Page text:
1 1/3 cups Crisco or other vegetable shortening, softened

1 cup white sugar

2 cups light brown sugar, packed

2 teaspoons vanilla

2 teaspoons water

Cream together the above ingredients with a large mixing spoon. 

Then add:

4 large eggs

1 1/2 packages of semi-sweet chocolate chips (12 ounce packages)

Mix well. If you like to have nuts in your cookies,  add those now as well.

Add the chocolate chips before adding the dry ingredients - much easier to mix in!

Add the following dry ingredients,  adding about half of the ingredients, stir, then add the rest:

4 1/2 cups white flour

1 teaspoon baking powder

1 teaspoon baking soda

2 teaspoons salt

After dough is thoroughly mixed, drop by tablespoon-full onto cookie sheets covered with parchment paper.

Use a tablespoon or a cookie dough scoop.

Bake 375 degrees Farenheit for 10 minutes and 10 seconds. Cookies will puff up and appear to be underdone when removed from the oven. Allow cookies to rest on the cookie sheet a few minutes to finish baking, and they will be soft, but completely done. Enjoy.


 © Huffygirl 2011

The Mother of All Bread Machines

I’ve just packed up the mother of all bread machines and am sending her back – back from whence she came. Turns out the mother of all bread machines is more like the mother-in-law of all bread machines.

I’ve been on the quest for a perfect bread machine for some time and I thought this was going to be the one. Expensive. Highly touted. Carried exclusively by my favorite well-known upscale kitchen outfitter. Stainless steel exterior. Digital display. Lots of bells and whistles. And here’s the kicker: the mixing paddle is supposed to retract, leaving you with a small discrete slit in the bottom of the loaf, instead of hole like most bread machines too.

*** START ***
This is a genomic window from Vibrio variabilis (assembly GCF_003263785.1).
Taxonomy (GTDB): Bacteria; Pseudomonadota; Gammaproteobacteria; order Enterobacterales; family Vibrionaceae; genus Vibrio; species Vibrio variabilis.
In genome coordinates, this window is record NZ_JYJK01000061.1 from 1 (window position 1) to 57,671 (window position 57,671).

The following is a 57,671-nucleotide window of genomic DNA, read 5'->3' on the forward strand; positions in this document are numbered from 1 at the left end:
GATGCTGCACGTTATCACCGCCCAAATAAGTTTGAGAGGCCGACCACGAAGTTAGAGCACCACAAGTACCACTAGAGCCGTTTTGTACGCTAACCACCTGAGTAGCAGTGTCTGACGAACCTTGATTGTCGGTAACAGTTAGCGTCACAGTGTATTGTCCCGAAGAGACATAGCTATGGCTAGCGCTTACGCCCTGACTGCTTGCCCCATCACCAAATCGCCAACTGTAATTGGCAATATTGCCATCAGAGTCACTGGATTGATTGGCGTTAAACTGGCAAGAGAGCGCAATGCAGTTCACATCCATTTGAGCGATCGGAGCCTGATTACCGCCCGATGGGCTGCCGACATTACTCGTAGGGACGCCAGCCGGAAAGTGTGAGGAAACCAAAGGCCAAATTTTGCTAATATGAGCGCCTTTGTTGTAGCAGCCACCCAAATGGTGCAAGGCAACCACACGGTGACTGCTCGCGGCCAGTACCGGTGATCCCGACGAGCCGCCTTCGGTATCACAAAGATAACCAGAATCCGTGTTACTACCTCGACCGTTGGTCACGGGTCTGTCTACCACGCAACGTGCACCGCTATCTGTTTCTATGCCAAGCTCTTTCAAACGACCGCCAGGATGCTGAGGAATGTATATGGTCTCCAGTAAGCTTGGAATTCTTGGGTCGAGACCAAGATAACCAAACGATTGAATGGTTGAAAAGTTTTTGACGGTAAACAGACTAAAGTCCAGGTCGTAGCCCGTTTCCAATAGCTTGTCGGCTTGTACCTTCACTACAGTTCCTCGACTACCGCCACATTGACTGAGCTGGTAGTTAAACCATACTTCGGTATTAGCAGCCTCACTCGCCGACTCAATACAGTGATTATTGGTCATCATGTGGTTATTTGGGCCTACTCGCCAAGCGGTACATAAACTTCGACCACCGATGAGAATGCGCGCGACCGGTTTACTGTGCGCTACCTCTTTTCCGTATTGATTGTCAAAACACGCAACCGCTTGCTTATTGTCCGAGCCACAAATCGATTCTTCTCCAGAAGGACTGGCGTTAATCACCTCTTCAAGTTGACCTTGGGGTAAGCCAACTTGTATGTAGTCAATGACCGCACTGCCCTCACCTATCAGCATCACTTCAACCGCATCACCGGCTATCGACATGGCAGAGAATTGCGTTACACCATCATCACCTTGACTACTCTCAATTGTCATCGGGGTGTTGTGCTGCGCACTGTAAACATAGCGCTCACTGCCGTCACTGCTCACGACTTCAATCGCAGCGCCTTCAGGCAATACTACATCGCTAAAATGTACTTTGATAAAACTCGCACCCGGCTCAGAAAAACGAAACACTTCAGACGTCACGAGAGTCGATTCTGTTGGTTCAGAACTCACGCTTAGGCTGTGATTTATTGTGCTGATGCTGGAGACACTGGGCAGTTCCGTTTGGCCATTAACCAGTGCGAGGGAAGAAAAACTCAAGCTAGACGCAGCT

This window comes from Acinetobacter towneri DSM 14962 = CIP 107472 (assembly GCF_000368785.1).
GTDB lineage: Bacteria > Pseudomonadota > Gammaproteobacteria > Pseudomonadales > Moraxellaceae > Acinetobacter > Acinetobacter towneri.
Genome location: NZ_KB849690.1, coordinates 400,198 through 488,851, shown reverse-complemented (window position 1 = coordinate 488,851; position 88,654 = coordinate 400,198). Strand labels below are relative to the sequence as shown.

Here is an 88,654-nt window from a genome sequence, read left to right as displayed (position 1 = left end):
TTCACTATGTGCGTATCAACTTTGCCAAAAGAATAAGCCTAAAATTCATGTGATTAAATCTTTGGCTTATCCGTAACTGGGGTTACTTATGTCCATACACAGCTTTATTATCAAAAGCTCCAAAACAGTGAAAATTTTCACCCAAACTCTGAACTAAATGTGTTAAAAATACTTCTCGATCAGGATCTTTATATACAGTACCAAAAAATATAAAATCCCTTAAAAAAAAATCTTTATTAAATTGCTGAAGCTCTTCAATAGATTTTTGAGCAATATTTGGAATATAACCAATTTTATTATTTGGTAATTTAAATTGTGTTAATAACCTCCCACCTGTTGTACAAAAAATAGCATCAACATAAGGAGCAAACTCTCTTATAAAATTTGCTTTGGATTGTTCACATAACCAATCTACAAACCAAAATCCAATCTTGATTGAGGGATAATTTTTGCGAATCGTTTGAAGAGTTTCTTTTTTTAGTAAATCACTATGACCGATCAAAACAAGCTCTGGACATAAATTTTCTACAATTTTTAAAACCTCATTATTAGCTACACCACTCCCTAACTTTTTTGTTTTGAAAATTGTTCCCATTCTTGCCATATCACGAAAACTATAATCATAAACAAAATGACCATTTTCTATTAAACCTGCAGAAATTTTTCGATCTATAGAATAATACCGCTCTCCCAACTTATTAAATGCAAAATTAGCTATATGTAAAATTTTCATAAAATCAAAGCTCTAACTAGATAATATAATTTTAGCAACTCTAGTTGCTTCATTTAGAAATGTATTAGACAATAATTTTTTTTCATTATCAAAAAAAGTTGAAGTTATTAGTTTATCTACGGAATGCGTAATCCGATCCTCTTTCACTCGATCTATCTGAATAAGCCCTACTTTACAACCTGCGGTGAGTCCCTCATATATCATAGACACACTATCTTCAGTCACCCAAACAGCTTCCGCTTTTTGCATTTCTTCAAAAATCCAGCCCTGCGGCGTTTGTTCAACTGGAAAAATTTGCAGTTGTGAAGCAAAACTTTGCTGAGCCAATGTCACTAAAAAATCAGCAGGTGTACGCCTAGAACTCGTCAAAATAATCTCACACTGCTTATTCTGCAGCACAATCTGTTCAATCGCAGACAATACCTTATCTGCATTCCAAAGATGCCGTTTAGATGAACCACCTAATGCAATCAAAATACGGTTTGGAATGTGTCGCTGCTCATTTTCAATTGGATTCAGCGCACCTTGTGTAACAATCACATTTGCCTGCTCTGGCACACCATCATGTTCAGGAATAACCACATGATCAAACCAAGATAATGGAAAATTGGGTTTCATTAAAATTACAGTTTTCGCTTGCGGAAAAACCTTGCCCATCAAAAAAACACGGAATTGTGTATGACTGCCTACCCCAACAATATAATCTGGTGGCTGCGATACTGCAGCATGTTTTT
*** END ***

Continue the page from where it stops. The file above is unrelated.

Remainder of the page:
But, the mother of all did not deliver. Sure she was quiet – not cranking away like an outboard motor like my old machine did. Sure there was a cute digital display with all sorts of elaborate choices. But alas, the mixing paddle did not retract, leaving a gaping hole in the bottom of the loaf the size of Cleveland. And did I get any of those nice neat loaves of bread like they show in the pictures? NOOOO.

So excited to give the mother of all bread machines a whirl, I put her right to use, barely out of the box. First I tried a two-pound loaf, using my favorite, tried and true bread recipe. Instead of a nice loaf of bread, it came out a like a misshapen blob, looking more like the bread meteor of death. Well, that was a big recipe, and one not originally made for bread machines,  so I thought I’d give her another chance. 

Next I tried a one pound loaf, straight from the recipe book that came with the machine. This time the bread barely rose, causing my son to ask if it was  Passover already. And with the loaf of bread so short, the ginormous hole left by the paddle came right up through the top of the loaf.